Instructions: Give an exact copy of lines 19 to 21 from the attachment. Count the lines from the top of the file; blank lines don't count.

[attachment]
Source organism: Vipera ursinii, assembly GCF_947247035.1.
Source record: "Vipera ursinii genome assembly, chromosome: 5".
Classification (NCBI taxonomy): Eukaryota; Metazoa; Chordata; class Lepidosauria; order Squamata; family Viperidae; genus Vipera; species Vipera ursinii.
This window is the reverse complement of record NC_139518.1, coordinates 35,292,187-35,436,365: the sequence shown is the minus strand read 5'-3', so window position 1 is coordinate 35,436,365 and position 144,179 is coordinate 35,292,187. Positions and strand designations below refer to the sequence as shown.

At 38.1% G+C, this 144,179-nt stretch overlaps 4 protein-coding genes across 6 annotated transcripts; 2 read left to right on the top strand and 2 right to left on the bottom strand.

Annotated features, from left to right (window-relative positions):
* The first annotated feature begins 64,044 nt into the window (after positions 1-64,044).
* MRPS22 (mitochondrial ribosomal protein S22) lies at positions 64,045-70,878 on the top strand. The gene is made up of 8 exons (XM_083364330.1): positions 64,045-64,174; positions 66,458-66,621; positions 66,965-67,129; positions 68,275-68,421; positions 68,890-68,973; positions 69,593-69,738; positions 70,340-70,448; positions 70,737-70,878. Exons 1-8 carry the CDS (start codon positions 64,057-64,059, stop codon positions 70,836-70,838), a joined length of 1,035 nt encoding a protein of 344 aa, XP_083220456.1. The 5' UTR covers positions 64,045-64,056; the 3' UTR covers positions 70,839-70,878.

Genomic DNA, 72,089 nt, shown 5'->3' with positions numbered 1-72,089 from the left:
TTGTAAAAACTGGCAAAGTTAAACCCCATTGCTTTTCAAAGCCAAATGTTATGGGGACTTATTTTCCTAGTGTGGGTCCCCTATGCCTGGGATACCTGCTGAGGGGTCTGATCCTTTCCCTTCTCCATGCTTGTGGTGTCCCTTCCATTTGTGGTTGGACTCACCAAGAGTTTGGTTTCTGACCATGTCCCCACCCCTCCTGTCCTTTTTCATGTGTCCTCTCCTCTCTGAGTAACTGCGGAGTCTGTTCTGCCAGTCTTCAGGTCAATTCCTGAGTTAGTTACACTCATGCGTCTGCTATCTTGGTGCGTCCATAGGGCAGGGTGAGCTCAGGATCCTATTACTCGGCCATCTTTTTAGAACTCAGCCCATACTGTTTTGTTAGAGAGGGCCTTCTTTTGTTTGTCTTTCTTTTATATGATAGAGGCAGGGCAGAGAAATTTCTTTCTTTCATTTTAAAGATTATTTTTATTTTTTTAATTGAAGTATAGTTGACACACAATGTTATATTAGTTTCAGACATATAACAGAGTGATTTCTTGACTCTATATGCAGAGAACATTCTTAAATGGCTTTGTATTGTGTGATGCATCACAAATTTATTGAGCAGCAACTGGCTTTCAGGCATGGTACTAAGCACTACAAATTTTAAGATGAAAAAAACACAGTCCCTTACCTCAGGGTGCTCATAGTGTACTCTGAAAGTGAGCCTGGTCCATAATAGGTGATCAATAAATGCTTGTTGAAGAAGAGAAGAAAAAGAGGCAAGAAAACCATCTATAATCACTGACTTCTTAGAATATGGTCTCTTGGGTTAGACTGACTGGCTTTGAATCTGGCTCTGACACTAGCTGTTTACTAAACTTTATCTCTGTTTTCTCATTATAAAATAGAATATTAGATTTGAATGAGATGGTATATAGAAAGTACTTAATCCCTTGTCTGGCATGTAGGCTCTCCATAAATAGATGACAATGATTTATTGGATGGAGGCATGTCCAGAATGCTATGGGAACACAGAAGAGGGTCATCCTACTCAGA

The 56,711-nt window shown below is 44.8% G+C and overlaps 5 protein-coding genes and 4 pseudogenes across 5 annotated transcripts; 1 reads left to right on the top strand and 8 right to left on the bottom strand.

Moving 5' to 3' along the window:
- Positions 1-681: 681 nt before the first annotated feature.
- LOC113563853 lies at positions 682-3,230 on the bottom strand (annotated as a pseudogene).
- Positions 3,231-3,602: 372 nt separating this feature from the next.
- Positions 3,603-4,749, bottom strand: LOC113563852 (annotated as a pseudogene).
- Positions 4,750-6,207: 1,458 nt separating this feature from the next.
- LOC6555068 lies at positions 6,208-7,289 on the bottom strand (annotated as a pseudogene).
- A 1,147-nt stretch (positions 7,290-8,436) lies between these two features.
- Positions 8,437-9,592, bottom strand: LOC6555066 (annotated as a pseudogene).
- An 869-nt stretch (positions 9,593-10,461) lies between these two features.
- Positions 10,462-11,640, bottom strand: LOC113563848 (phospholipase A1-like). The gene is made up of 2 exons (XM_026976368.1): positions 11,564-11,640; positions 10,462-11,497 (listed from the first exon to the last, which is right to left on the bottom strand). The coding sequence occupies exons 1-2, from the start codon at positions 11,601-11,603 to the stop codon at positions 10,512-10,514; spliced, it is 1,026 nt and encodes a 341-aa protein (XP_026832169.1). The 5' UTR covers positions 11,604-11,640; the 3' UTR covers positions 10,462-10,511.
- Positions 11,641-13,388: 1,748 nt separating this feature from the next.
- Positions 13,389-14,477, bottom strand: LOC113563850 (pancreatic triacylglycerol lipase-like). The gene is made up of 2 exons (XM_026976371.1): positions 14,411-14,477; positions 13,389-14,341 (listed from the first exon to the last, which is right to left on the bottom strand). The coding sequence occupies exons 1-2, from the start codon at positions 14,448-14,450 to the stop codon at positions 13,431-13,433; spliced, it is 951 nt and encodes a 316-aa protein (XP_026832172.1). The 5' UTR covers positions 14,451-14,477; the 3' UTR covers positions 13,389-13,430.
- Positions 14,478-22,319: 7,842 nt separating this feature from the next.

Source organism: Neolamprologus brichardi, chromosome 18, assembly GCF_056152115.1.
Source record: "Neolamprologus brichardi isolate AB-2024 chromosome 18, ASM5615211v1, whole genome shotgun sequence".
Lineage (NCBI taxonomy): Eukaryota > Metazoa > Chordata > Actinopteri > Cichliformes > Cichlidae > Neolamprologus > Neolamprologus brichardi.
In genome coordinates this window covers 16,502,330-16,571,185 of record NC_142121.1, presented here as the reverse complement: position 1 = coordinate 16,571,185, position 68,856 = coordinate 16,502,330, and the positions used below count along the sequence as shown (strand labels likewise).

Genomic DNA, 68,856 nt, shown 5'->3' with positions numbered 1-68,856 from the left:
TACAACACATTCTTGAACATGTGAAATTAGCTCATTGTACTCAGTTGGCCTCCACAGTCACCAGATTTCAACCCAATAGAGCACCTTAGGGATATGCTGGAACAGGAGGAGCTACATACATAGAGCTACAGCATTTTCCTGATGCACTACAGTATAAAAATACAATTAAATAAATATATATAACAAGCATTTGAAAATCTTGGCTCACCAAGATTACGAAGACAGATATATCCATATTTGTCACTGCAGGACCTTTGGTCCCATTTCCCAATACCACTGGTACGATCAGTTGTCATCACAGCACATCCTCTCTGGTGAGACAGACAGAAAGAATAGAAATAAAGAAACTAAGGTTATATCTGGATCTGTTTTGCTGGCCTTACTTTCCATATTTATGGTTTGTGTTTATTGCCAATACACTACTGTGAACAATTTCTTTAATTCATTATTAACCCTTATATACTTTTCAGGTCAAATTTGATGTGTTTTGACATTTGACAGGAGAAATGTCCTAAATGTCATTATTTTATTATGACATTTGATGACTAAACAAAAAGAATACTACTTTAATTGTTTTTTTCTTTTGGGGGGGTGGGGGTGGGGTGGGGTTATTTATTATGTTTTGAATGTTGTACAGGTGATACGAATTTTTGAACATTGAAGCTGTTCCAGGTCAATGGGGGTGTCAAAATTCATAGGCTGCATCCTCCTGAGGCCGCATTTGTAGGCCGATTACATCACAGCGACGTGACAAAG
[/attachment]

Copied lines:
- A 1,147-nt stretch (positions 7,290-8,436) lies between these two features.
- Positions 8,437-9,592, bottom strand: LOC6555066 (annotated as a pseudogene).
- An 869-nt stretch (positions 9,593-10,461) lies between these two features.